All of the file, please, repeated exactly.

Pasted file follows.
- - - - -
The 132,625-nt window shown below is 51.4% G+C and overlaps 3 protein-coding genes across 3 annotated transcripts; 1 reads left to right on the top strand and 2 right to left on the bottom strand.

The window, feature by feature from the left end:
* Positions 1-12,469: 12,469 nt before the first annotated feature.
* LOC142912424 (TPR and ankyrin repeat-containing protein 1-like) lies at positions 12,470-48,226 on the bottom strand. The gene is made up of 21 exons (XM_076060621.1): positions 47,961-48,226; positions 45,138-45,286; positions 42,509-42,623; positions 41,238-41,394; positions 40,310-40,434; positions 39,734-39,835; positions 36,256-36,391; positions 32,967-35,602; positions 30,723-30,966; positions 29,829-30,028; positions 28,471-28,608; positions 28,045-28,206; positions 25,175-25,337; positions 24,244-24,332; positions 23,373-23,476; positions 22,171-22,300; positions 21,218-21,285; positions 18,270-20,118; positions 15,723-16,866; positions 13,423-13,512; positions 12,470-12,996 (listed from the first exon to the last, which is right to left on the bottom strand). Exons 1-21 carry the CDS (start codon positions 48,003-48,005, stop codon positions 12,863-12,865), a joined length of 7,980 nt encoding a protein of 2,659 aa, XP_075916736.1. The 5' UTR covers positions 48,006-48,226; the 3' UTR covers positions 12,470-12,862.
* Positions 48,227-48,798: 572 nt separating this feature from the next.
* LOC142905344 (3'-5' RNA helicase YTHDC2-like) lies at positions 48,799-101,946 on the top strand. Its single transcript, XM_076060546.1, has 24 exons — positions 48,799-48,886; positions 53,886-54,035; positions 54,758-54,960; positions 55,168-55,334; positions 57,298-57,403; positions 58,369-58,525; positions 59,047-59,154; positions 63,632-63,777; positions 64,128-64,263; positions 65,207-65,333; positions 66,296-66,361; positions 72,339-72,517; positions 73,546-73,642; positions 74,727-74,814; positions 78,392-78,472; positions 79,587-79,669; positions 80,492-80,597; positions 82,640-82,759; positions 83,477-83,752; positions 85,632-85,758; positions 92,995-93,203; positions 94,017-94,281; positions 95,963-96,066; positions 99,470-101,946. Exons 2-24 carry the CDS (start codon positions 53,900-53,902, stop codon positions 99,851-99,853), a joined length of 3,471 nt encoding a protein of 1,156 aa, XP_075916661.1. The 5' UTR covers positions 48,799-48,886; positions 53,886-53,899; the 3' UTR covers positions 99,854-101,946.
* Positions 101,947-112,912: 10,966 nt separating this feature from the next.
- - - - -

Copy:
The 132,625-nt window shown below is 51.4% G+C and overlaps 3 protein-coding genes across 3 annotated transcripts; 1 reads left to right on the top strand and 2 right to left on the bottom strand.

The window, feature by feature from the left end:
* Positions 1-12,469: 12,469 nt before the first annotated feature.
* LOC142912424 (TPR and ankyrin repeat-containing protein 1-like) lies at positions 12,470-48,226 on the bottom strand. The gene is made up of 21 exons (XM_076060621.1): positions 47,961-48,226; positions 45,138-45,286; positions 42,509-42,623; positions 41,238-41,394; positions 40,310-40,434; positions 39,734-39,835; positions 36,256-36,391; positions 32,967-35,602; positions 30,723-30,966; positions 29,829-30,028; positions 28,471-28,608; positions 28,045-28,206; positions 25,175-25,337; positions 24,244-24,332; positions 23,373-23,476; positions 22,171-22,300; positions 21,218-21,285; positions 18,270-20,118; positions 15,723-16,866; positions 13,423-13,512; positions 12,470-12,996 (listed from the first exon to the last, which is right to left on the bottom strand). Exons 1-21 carry the CDS (start codon positions 48,003-48,005, stop codon positions 12,863-12,865), a joined length of 7,980 nt encoding a protein of 2,659 aa, XP_075916736.1. The 5' UTR covers positions 48,006-48,226; the 3' UTR covers positions 12,470-12,862.
* Positions 48,227-48,798: 572 nt separating this feature from the next.
* LOC142905344 (3'-5' RNA helicase YTHDC2-like) lies at positions 48,799-101,946 on the top strand. Its single transcript, XM_076060546.1, has 24 exons — positions 48,799-48,886; positions 53,886-54,035; positions 54,758-54,960; positions 55,168-55,334; positions 57,298-57,403; positions 58,369-58,525; positions 59,047-59,154; positions 63,632-63,777; positions 64,128-64,263; positions 65,207-65,333; positions 66,296-66,361; positions 72,339-72,517; positions 73,546-73,642; positions 74,727-74,814; positions 78,392-78,472; positions 79,587-79,669; positions 80,492-80,597; positions 82,640-82,759; positions 83,477-83,752; positions 85,632-85,758; positions 92,995-93,203; positions 94,017-94,281; positions 95,963-96,066; positions 99,470-101,946. Exons 2-24 carry the CDS (start codon positions 53,900-53,902, stop codon positions 99,851-99,853), a joined length of 3,471 nt encoding a protein of 1,156 aa, XP_075916661.1. The 5' UTR covers positions 48,799-48,886; positions 53,886-53,899; the 3' UTR covers positions 99,854-101,946.
* Positions 101,947-112,912: 10,966 nt separating this feature from the next.